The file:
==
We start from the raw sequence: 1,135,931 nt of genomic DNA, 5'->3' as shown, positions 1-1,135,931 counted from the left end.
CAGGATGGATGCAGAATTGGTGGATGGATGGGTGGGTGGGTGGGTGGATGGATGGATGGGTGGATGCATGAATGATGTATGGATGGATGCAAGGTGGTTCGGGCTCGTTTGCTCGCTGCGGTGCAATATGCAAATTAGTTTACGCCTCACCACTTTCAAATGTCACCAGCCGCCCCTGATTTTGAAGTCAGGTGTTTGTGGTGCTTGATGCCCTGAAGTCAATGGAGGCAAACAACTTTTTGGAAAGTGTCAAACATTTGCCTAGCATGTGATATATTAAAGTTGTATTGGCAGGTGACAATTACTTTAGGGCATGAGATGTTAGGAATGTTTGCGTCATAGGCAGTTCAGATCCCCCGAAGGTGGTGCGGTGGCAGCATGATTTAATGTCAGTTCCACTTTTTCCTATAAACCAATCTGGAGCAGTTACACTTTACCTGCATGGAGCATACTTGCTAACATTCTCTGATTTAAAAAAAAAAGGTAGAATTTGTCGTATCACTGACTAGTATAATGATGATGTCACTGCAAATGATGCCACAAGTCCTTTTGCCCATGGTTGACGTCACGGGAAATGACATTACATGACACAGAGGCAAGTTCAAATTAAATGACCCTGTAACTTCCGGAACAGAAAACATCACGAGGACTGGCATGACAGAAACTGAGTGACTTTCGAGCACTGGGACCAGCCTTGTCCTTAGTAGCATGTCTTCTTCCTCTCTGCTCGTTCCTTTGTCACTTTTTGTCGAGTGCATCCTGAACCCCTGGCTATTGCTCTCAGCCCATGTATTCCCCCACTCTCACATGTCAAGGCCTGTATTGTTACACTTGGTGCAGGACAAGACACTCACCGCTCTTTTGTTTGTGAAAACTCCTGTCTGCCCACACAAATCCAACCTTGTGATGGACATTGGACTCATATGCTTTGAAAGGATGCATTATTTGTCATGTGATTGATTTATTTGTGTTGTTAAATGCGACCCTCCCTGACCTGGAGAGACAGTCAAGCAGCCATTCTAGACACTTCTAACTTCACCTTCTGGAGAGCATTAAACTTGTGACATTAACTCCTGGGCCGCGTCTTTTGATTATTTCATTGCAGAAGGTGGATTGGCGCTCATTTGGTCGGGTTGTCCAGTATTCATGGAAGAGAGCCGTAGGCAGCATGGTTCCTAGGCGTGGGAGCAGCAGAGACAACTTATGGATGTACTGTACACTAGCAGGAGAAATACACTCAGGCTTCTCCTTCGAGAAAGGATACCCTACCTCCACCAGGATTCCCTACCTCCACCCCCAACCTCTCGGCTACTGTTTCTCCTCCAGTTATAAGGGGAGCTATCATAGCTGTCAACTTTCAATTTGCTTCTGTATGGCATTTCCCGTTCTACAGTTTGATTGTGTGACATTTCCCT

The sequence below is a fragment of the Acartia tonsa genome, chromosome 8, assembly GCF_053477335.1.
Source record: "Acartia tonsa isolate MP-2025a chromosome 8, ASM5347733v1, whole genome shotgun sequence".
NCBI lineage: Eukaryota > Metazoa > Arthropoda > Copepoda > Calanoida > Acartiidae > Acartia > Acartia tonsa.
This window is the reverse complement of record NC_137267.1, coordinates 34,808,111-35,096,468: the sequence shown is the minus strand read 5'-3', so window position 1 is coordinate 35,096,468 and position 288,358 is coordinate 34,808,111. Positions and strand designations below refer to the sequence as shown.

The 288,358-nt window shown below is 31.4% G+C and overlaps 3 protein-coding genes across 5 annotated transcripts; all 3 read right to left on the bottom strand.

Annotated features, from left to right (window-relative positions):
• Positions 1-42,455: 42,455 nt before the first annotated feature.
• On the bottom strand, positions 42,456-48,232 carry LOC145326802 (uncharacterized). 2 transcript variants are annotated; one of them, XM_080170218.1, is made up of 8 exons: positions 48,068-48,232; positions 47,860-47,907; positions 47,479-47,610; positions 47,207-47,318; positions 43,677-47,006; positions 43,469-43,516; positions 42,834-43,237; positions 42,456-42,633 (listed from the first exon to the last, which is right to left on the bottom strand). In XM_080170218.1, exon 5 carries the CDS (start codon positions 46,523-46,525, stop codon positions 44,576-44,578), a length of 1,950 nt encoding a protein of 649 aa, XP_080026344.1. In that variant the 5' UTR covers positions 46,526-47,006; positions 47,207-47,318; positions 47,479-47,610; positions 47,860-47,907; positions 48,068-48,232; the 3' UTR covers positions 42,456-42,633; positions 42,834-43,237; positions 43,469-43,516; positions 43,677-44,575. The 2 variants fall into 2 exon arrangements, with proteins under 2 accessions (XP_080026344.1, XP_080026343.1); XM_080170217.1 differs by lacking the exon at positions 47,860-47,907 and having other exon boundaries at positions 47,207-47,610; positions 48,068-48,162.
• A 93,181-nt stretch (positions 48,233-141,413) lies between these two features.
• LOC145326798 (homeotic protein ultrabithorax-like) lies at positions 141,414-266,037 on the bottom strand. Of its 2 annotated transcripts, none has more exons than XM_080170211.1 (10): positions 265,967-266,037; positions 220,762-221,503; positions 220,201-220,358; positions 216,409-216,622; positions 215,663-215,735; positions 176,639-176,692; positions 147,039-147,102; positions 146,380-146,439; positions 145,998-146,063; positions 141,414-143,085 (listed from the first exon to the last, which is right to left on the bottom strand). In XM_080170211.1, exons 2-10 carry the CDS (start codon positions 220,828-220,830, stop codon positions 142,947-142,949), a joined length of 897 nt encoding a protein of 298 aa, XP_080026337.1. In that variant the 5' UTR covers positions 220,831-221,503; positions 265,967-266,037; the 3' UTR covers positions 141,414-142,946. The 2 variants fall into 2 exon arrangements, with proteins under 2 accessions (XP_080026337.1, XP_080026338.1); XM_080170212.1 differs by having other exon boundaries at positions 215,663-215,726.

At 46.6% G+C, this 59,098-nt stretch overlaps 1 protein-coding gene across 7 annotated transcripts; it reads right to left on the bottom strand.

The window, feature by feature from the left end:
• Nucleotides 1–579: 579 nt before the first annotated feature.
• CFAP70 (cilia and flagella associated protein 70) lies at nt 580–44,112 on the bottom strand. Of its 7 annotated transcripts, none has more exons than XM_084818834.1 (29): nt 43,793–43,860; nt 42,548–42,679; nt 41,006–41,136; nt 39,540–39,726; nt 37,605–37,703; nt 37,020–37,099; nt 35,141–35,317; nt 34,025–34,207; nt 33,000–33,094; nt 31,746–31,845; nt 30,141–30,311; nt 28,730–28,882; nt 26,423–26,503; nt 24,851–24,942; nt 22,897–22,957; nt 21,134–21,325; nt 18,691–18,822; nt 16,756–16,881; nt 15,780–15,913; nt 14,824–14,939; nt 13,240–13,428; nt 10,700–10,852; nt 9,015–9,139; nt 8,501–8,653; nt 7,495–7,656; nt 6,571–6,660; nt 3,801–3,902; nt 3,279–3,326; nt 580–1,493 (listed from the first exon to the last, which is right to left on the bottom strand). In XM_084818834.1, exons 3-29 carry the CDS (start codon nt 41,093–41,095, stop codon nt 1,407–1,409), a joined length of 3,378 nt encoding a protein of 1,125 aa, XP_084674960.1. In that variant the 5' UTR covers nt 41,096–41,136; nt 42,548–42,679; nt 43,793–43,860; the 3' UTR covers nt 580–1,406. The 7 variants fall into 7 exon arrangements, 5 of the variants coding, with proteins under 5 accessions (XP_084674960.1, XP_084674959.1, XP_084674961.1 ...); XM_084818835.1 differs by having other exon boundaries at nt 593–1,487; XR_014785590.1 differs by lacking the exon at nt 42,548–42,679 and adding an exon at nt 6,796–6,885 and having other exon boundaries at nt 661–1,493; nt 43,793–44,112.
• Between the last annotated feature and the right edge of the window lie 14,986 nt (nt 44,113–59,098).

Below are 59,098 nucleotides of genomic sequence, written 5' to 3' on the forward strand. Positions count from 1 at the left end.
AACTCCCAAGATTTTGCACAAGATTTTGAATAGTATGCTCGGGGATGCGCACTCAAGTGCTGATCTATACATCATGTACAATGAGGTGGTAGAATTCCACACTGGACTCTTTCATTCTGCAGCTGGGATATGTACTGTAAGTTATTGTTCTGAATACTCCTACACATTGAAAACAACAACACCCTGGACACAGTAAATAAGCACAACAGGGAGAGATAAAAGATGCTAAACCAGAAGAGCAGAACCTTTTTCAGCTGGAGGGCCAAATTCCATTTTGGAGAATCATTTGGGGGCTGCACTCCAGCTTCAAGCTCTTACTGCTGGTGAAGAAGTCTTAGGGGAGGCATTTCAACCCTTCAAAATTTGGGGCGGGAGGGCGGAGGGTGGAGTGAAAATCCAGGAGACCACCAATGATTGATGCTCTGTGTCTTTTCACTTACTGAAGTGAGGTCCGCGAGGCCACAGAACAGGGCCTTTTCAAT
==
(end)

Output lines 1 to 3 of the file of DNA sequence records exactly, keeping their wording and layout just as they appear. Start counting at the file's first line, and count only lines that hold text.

We start from the raw sequence: 1,135,931 nt of genomic DNA, 5'->3' as shown, positions 1-1,135,931 counted from the left end.
CAGGATGGATGCAGAATTGGTGGATGGATGGGTGGGTGGGTGGGTGGATGGATGGATGGGTGGATGCATGAATGATGTATGGATGGATGCAAGGTGGTTCGGGCTCGTTTGCTCGCTGCGGTGCAATATGCAAATTAGTTTACGCCTCACCACTTTCAAATGTCACCAGCCGCCCCTGATTTTGAAGTCAGGTGTTTGTGGTGCTTGATGCCCTGAAGTCAATGGAGGCAAACAACTTTTTGGAAAGTGTCAAACATTTGCCTAGCATGTGATATATTAAAGTTGTATTGGCAGGTGACAATTACTTTAGGGCATGAGATGTTAGGAATGTTTGCGTCATAGGCAGTTCAGATCCCCCGAAGGTGGTGCGGTGGCAGCATGATTTAATGTCAGTTCCACTTTTTCCTATAAACCAATCTGGAGCAGTTACACTTTACCTGCATGGAGCATACTTGCTAACATTCTCTGATTTAAAAAAAAAAGGTAGAATTTGTCGTATCACTGACTAGTATAATGATGATGTCACTGCAAATGATGCCACAAGTCCTTTTGCCCATGGTTGACGTCACGGGAAATGACATTACATGACACAGAGGCAAGTTCAAATTAAATGACCCTGTAACTTCCGGAACAGAAAACATCACGAGGACTGGCATGACAGAAACTGAGTGACTTTCGAGCACTGGGACCAGCCTTGTCCTTAGTAGCATGTCTTCTTCCTCTCTGCTCGTTCCTTTGTCACTTTTTGTCGAGTGCATCCTGAACCCCTGGCTATTGCTCTCAGCCCATGTATTCCCCCACTCTCACATGTCAAGGCCTGTATTGTTACACTTGGTGCAGGACAAGACACTCACCGCTCTTTTGTTTGTGAAAACTCCTGTCTGCCCACACAAATCCAACCTTGTGATGGACATTGGACTCATATGCTTTGAAAGGATGCATTATTTGTCATGTGATTGATTTATTTGTGTTGTTAAATGCGACCCTCCCTGACCTGGAGAGACAGTCAAGCAGCCATTCTAGACACTTCTAACTTCACCTTCTGGAGAGCATTAAACTTGTGACATTAACTCCTGGGCCGCGTCTTTTGATTATTTCATTGCAGAAGGTGGATTGGCGCTCATTTGGTCGGGTTGTCCAGTATTCATGGAAGAGAGCCGTAGGCAGCATGGTTCCTAGGCGTGGGAGCAGCAGAGACAACTTATGGATGTACTGTACACTAGCAGGAGAAATACACTCAGGCTTCTCCTTCGAGAAAGGATACCCTACCTCCACCAGGATTCCCTACCTCCACCCCCAACCTCTCGGCTACTGTTTCTCCTCCAGTTATAAGGGGAGCTATCATAGCTGTCAACTTTCAATTTGCTTCTGTATGGCATTTCCCGTTCTACAGTTTGATTGTGTGACATTTCCCT

The sequence below is a fragment of the Acartia tonsa genome, chromosome 8, assembly GCF_053477335.1.